Monday, April 23, 2012

Cost of solar power (22)

Today is a special day for me.  I’m being interviewed by a reporter for the New Matilda magazine, who is writing a series of studies entitled “a day in the life of ….”  His study at the moment is on the solar energy industry in Australia, with me as the subject.  As part of the day, I’ll prepare this blog post on my favourite topic – the cost of solar power.

The utility-scale project I’ll analyse is the Kagoshima Nanatsujima Mega-Solar Power Plant, to be built at the southern tip of the island of Kyushu in southern Japan.  The project is the result of collaboration between three large agencies – Kyocera Corporation (solar cell manufacturer, construction and maintenance), IHI Corporation (lease of the land and subsequent operation) and Mizuho Corporate Bank (financing).  Another four entities will assist with financing.

As the project information reports:

“Expectations and interest in solar energy have heightened to a new level in Japan with the planned July 1 start of a revamped feed-in tariff (FIT) program and the need to resolve power supply issues caused by the effects of the Great East Japan Earthquake.  Under these circumstances the three companies have reached this basic agreement as they believe that it is their corporate responsibility to proactively tackle environmental problems.”

The project will involve 290,000 Kycera multicrystalline solar modules with a total peak output of 70 MW.  Although it is not clear from the documentation, I’m assuming this is AC output at grid voltage.  The project descriptions I read are not specific as to whether the PV panels will be fixed or tracking, but, whatever, the area of the site is 127 Ha, or approximately 27 baseball stadiums.

 The 70 MW peak output corresponds to almost 40% of the total amount of public/industrial solar power equipment shipped domestically in Japan in 2011.  The annual output is estimated to be 79 GWhr per year, enough for 22,000 average households, and will offset approximately 25,000 t of CO2 per year.  Construction is due to start in July 2012.

The project cost is estimated at 25 billion Yen.

I now evaluate the LCOE using my customary assumptions

          there is no inflation,
          taxation implications are neglected,
          projects are funded entirely by debt,
          all projects have the same interest rate (8%) and payback period (25 years), which means that the required rate of capital return is 9.4%,
          all projects have the same annual maintenance and operating costs (2% of the total project cost), and
          government subsidies are neglected.

For further commentary on my LCOE methodology, see posts on Real cost of coal-fired power, LEC – the accountant’s view and Cost of solar power (10).  Note that I am now using annual maintenance costs of 2% rather than 3% as in posts during 2011.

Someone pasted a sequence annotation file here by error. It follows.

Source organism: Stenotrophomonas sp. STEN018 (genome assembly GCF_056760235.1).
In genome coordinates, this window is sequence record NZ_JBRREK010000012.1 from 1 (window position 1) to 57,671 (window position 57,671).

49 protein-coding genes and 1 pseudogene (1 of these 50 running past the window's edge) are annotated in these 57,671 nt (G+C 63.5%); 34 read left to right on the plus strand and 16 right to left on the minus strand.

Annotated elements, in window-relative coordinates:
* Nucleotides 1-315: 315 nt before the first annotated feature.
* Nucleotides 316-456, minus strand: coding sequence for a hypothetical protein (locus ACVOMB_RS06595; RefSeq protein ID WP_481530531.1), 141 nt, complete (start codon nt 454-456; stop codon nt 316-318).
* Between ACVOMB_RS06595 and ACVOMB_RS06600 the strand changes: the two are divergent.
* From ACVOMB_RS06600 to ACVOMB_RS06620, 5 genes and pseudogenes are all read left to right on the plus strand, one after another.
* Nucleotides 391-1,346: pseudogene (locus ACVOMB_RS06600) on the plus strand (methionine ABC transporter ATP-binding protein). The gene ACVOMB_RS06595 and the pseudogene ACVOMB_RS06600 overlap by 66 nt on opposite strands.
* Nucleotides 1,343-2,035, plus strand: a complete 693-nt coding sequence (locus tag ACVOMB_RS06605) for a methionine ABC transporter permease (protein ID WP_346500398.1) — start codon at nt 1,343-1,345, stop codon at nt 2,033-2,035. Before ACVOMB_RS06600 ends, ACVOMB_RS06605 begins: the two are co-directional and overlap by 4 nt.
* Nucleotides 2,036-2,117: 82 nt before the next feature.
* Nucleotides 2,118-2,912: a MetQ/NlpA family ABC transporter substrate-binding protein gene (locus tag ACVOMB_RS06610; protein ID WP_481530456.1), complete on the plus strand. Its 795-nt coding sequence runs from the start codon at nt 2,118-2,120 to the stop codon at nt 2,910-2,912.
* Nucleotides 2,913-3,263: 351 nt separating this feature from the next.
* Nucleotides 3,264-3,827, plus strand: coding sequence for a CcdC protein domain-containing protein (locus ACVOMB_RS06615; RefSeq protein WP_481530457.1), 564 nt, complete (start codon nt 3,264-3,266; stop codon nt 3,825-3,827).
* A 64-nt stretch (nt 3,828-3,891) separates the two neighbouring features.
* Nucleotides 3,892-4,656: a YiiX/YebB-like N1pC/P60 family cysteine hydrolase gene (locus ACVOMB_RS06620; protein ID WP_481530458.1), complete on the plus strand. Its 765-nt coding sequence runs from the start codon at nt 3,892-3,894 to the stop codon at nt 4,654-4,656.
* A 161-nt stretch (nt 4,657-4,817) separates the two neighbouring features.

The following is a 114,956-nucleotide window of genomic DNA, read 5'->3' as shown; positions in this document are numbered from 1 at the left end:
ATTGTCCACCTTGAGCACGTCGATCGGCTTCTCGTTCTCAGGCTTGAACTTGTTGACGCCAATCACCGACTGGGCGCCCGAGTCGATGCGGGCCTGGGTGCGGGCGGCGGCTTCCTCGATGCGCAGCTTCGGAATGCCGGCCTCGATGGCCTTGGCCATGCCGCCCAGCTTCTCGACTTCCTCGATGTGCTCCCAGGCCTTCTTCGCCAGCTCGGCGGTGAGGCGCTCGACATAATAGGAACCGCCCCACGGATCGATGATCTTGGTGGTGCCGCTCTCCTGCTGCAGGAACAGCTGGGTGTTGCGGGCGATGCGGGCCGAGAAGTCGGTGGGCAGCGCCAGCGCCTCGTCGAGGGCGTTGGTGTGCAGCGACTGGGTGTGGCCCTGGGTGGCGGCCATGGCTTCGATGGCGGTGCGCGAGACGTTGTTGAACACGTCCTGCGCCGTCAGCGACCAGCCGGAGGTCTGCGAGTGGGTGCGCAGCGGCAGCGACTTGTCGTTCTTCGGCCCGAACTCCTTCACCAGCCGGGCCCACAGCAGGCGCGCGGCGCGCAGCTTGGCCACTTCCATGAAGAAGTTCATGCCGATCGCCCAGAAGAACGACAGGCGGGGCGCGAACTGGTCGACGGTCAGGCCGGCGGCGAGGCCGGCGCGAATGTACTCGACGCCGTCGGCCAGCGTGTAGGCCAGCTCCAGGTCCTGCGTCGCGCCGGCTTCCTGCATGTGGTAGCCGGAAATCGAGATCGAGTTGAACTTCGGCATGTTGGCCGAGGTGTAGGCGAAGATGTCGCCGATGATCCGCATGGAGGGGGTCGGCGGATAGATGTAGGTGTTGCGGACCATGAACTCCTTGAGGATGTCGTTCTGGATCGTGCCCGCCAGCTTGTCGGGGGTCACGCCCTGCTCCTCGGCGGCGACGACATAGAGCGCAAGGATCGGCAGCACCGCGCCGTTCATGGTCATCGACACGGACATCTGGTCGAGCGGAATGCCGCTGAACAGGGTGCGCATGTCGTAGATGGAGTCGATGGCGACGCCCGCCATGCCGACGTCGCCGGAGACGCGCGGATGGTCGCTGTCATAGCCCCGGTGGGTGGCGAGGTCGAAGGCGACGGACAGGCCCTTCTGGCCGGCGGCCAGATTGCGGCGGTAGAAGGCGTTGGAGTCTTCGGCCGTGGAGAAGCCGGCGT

The results are:

Cost per peak Watt              JPY 357/Wp
LCOE                                     JPY 36,076/MWhr

The components of the LCOE are:

Capital           {0.094 × JPY 25 × 10^9}/{79,000 MWhr} = JPY 29,747/MWhr
O&M              {0.020 × JPY 25 × 10^9}/{79,000 MWhr} = JPY 6,329/MWhr
By way of comparison, LCOE figures (in appropriate currency per MWhr) for all projects I’ve investigated are given below.  The number in brackets is the reference to the blog post, all of which appear in my index of posts with the title “Cost of solar power ([number])”:

(2)        AUD 183 (Nyngan, Australia, PV)
(3)        EUR 503 (Olmedilla, Spain, PV, 2008)
(3)        EUR 188 (Andasol I, Spain, trough, 2009)
(4)        AUD 236 (Greenough, Australia, PV)
(5)        AUD 397 (Solar Oasis, Australia, dish, 2014?)
(6)        USD 163 (Lazio, Italy, PV)
(7)        AUD 271 (Kogan Creek, Australia, CLFR pre-heat, 2012?)
(8)        USD 228 (New Mexico, CdTe thin film PV, 2011)
(9)        EUR 200 (Ibersol, Spain, trough, 2011)
(10)      USD 231 (Ivanpah, California, tower, 2013?)
(11)      CAD 409 (Stardale, Canada, PV, 2012)
(12)      USD 290 (Blythe, California, trough, 2012?)
(13)      AUD 285 (Solar Dawn, Australia, CLFR, 2013?)
(14)      AUD 263 (Moree Solar Farm, Australia, single-axis PV, 2013?)
(15)      EUR 350 (Lieberose, Germany, thin-film PV, 2009)
(16)      EUR 300 (Gemasolar, Spain, tower, 2011)
(17)      EUR 228 (Meuro, Germany, crystalline PV, 2012)
(18)      USD 204 (Crescent Dunes, USA, tower, 2013)
(19)      AUD 316 (University of Queensland, fixed PV, 2011)
(20)      EUR 241 (Ait Baha, Morocco, 1-axis solar thermal, 2012)
(21)      EUR 227 (Shivajinagar Sakri, India, PV, 2012)
(22)      JPY 36,076 (Kagoshima, Kyushu, Japan, PV, start July 2012)

[Note: all estimates made using 2% annual maintenance cost.]

The Kagoshima LCOE of JPY 36,076/MWhr converts to USD 444/MWhr and EUR 337/MWhr at current exchange rates (1 USD = JPY 81.24, 1 EUR = JPY 106.92).  That is high compared to other recent projects I have analysed.  This is even more remarkable in view of the sunny location in southern Kyushu, where the insolation would presumably be much higher than in northern Germany.  A recent project for comparison would be Meuro in northern Germany, number (17) above, for which the LCOE is EUR 228/MWhr.

The Capacity Factor for the Kagoshima plant would be 79,000/(70×24×365) = 0.129, not especially high, and leading me to suspect the PV panels will be fixed.

I calculate the cost of CO2 abatement as JPY 36,076×79,000/25,000 = JPY 114,000/t CO2 abated, or USD 1,403/t CO2 or EUR 1,066/t CO2.  That is expensive abatement!

Footnote: the deadline for the New Matilda article is 15 May 2012, so it would presumably appear around the end of May.  Access to the site (not pay-walled) is at

1 comment:

  1. hi. the cost factors seem impressive. thanks for sharing the details. do keep posting more updates.

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